DESPITE the enforced nationwide lockdown to prevent the further spread of the coronavirus, Philippine President Rodrigo Duterte delivered his fifth State of the Nation Address (SONA) on Monday, July 27.
“We live in a troubled time. Our dream of prosperity for our country was suddenly snuffed by a pandemic virulent virus. No nation was spared. Neither rich nor poor were exempt from the onslaught of this deadly disease,” the president said before limited attendees composed of members of Congress, the Cabinet and other distinguished quests at the Batasang Pambansa in Quezon City.
However, Duterte assured that “the vaccine is around the corner” and went on to thank the front-liners who are willingly putting their lives on the line to serve their fellow countrymen and the Philippines.
Senate President Vicente Sotto III and House Speaker Alan Peter Cayetano were at the president’s back as his speech ran for an hour and 46 minutes, the longest SONA he delivered since 2017.
Vice President Leni Robredo, other members of Congress, and other notable figures in Philippine politics were present during the SONA virtually via Zoom.
Response to ‘oligarchs’
Five minutes into his speech, Duterte slammed the Lopez Family, owners of the media and entertainment company ABS-CBN, branding the clan as oligarchs.
“Great wealth enables economic elites and corporations to influence public policy to their advantage. Media is a powerful tool in the hands of oligarchs like the Lopezes who used their media outlets in their battles with political figures,” he said.
“I am a casualty of the Lopezes during the 2016 elections,” he added.
Duterte also slammed Senate Minority Leader Franklin Drilon for supposedly defending the Lopez family.
“In an interview, he arrogantly mentioned, among others, that oligarchs need not be rich. Then he linked the anti-dynasty system with oligarchy and the topic was my daughter and son,” he said.
Duterte’s daughter is Sara Duterte-Carpio, Davao City mayor. His sons, meanwhile, are Paolo Duterte, 1st District of Davao City representative; and Sebastian “Baste” Duterte, Davao City vice mayor.
“This happened after the Committee on Franchise voted 70-11 to deny the grant of franchise to ABS-CBN. Obviously, he was defending the Lopezes that they are not oligarchs,” the president noted.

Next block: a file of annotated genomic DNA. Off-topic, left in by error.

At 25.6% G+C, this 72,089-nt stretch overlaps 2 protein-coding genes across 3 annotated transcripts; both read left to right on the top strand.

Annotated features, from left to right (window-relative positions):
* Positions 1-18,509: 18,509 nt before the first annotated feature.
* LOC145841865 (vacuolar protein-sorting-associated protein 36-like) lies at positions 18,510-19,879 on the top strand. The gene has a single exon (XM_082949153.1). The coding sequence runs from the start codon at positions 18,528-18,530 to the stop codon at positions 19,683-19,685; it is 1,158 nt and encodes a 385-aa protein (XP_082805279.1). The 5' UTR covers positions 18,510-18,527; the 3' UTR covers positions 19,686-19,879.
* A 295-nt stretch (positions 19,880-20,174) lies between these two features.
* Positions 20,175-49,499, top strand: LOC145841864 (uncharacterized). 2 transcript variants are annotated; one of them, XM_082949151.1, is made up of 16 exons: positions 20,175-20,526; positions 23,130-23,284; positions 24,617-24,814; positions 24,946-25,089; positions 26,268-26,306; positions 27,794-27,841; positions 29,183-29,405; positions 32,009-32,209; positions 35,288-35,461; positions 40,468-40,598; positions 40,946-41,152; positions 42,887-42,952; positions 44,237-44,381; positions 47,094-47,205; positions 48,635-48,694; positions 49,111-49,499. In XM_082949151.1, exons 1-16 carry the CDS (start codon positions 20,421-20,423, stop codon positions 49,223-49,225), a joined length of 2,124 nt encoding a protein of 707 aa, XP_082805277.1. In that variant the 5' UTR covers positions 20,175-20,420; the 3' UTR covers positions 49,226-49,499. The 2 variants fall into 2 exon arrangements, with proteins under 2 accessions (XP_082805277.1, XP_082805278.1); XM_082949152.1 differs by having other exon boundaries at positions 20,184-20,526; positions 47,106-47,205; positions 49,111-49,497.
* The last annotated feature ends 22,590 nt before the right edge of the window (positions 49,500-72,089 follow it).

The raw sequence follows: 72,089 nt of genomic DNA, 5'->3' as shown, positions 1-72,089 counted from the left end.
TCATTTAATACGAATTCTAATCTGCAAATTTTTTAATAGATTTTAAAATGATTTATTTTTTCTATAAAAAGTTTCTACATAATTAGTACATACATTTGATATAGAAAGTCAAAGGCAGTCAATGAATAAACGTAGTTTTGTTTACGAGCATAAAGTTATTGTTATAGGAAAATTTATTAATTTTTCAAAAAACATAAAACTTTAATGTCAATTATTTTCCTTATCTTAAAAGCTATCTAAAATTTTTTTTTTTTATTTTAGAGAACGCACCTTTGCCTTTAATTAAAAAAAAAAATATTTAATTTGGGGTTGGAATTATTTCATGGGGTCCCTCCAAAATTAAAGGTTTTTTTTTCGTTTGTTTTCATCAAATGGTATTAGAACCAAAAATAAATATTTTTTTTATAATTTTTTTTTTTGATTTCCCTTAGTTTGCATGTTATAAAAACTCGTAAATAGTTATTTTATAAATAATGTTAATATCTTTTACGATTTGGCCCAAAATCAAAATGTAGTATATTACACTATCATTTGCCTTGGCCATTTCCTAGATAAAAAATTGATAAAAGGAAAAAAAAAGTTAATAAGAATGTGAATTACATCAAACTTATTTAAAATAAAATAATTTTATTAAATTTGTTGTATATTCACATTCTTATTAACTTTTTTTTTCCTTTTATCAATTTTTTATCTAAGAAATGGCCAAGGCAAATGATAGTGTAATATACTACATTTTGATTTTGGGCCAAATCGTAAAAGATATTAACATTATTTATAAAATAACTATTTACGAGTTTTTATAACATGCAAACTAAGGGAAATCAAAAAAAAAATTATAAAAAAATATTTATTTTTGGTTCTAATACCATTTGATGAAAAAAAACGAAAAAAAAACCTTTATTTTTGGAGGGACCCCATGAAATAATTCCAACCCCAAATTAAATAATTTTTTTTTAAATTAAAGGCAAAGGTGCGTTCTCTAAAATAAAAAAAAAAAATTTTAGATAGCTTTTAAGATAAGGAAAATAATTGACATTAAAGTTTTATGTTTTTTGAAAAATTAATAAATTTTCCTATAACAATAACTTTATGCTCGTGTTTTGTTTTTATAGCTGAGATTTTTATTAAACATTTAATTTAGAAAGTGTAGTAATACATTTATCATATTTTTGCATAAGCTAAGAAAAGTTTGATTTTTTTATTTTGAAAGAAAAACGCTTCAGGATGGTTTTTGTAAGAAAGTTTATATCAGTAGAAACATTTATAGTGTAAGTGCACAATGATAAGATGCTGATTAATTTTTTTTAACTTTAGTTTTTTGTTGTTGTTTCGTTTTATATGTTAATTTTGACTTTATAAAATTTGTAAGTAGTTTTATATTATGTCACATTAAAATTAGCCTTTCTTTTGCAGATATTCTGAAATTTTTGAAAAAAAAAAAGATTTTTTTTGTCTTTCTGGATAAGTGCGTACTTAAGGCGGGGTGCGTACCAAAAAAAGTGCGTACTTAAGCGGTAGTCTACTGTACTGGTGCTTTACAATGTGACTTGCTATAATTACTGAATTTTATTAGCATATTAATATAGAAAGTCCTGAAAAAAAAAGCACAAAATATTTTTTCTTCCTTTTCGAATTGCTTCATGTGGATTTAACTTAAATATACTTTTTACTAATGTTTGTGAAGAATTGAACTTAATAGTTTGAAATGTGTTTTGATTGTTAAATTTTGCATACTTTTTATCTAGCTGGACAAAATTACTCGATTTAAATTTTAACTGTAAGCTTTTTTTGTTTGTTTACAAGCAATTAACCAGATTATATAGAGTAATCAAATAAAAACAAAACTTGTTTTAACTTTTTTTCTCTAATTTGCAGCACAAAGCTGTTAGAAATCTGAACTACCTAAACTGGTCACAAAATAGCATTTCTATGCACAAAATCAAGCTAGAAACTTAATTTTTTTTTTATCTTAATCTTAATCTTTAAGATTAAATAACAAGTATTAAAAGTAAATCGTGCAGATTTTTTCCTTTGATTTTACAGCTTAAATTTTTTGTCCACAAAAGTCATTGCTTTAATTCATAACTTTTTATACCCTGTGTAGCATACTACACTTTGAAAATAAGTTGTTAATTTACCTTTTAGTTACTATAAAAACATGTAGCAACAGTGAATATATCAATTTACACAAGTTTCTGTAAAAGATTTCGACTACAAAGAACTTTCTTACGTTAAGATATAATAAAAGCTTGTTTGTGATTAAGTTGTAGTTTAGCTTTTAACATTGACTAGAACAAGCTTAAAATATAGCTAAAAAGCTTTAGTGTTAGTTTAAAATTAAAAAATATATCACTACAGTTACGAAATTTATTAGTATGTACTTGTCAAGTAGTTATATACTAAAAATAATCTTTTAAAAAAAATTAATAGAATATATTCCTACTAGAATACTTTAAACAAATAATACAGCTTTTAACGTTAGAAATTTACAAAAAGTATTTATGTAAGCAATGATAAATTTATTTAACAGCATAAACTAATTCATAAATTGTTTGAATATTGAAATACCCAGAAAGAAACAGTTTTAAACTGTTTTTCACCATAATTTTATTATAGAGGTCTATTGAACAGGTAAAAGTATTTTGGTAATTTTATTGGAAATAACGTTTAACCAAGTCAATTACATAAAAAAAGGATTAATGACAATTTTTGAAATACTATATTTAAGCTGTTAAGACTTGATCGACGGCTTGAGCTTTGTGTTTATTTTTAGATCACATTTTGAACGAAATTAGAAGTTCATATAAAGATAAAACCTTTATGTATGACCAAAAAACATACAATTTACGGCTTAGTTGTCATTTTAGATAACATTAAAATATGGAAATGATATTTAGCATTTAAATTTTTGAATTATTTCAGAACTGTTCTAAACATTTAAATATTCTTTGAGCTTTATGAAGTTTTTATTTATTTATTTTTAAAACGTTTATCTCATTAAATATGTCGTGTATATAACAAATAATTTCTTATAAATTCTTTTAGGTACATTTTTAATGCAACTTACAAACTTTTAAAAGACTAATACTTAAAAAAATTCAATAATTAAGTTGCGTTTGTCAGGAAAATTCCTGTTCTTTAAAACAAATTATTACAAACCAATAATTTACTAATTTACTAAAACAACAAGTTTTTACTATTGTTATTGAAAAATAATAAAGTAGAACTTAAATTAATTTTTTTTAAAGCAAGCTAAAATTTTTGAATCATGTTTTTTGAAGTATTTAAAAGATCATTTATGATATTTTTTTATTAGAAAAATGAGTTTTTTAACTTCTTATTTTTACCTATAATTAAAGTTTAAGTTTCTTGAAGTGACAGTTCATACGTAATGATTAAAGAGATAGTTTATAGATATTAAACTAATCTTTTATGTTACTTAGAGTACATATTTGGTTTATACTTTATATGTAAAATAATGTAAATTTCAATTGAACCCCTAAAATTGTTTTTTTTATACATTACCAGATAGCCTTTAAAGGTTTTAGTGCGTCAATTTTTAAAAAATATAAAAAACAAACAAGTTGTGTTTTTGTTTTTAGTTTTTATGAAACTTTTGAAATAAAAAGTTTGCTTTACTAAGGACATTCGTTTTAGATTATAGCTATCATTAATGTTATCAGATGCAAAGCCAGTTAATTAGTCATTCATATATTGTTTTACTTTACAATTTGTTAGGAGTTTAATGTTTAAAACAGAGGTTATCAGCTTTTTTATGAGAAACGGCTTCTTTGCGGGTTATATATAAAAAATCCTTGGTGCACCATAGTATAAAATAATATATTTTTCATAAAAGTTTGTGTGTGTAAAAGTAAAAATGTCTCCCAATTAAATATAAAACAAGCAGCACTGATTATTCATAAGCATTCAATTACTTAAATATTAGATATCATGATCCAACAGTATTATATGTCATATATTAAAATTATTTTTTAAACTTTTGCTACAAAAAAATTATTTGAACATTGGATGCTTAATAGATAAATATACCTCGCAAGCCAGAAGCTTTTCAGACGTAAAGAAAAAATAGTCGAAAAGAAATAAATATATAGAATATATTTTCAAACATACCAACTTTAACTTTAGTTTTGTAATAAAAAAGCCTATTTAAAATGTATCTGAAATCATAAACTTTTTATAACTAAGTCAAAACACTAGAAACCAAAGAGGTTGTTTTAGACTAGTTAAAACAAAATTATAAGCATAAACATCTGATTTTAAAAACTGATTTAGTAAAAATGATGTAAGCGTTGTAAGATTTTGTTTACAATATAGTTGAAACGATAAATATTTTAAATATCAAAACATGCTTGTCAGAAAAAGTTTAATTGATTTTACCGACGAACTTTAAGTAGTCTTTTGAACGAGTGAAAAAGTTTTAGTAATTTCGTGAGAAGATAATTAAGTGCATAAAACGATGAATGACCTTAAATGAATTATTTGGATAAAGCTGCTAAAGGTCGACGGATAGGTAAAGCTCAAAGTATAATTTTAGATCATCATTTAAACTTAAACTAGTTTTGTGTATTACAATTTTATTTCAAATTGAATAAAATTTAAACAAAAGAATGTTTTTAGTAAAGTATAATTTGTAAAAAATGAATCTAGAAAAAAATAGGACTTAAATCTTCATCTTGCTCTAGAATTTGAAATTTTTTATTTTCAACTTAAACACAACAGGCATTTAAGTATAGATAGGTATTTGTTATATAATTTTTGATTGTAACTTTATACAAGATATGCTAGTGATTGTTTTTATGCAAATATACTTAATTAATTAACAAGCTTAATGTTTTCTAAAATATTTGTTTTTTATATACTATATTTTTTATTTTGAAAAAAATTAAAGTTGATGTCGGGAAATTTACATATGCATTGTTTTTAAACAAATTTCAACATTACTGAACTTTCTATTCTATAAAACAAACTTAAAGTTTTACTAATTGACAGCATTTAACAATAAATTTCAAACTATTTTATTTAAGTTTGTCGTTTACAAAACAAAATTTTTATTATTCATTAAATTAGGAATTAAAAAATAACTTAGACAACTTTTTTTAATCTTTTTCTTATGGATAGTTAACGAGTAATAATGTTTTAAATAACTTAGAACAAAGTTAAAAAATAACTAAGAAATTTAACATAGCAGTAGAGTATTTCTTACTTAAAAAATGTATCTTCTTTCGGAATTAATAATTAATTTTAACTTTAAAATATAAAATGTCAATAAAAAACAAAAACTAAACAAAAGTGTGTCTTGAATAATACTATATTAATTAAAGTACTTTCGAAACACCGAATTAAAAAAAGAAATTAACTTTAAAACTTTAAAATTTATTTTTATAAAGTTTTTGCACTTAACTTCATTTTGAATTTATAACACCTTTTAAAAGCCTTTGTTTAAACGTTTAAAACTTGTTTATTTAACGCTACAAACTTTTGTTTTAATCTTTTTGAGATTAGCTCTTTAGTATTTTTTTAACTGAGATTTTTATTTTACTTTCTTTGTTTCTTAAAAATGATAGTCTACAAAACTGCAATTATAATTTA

Drilon’s statement was in response to Duterte expressing happiness over his success in dismantling the oligarchy in the Philippines without declaring martial law, days after the House of Representatives rejected the bills seeking to grant ABS-CBN a fresh 25-year franchise.
Duterte, in his address, urged Congress to pass the second version of the Bayanihan Law, which aims to help speed up the country’s recovery from the COVID-19 pandemic.
“This health emergency stretched the government’s resources to its limits,” the president said.
“I hope that they can [give] the same treatment of clarity, purpose, and the fastness to support the passage of ‘Bayanihan to Recover as One’ Act, which are supplement funds for recovery and response against the impact of COVID-19 pandemic,” he added.
The new measure would earmark P140 billion for “a basket of targeted aid to sectors severely impacted by the double whammy of a public health and economic crisis.”
Duterte also called on the lawmakers to fast-track the passage of the Corporate Recovery and Tax Incentives for Enterprises (CREATE) Act, which would reduce the corporate income tax rate from the current 30 percent to 25 percent, and the Financial Institution Strategic Transfer (FIST) Act, which would allow banks and other financial institutions to transfer bad loans to asset management companies.
Duterte admitted that he asked Chinese President Xi Jinping to prioritize the Philippines when providing the potential vaccine against COVID-19.
“Four days ago I made a plea to President Xi Jinping that if they have the vaccine, can they allow us to be one of the first — or if it’s needed that we will have to buy it — that we will be granted credit so we can normalize as fast as possible,” he said.
As of writing, there are 82,040 confirmed cases of COVID-19 in the Philippines, with 1,945 fatalities and 26,446 recoveries.
Independent foreign policy
Duterte admitted that his administration is bent on pursuing an independent foreign policy.
Tackling the ongoing territorial dispute in the West Philippine Sea, the president said that the only way the Philippines can take control of islets and islands that China now occupies is to go to war.
“China is claiming it, we are claiming it. China has the arms. We do not have it. So, it’s simple as that. They are in possession of the property,” Duterte said.
“We have to go to war and I cannot afford it. Maybe some other President can, but I cannot. Inutil ako diyan and I am willing to admit it. Talagang inutil ako diyan (I am inutile with regards that and I am willing to admit it. I’m really inutile with regards that),” he added.
Meanwhile, Duterte claimed the United States intends to returns to its former base in Subic Zambales. However, such circumstances will put Filipinos in extinction should a war break out.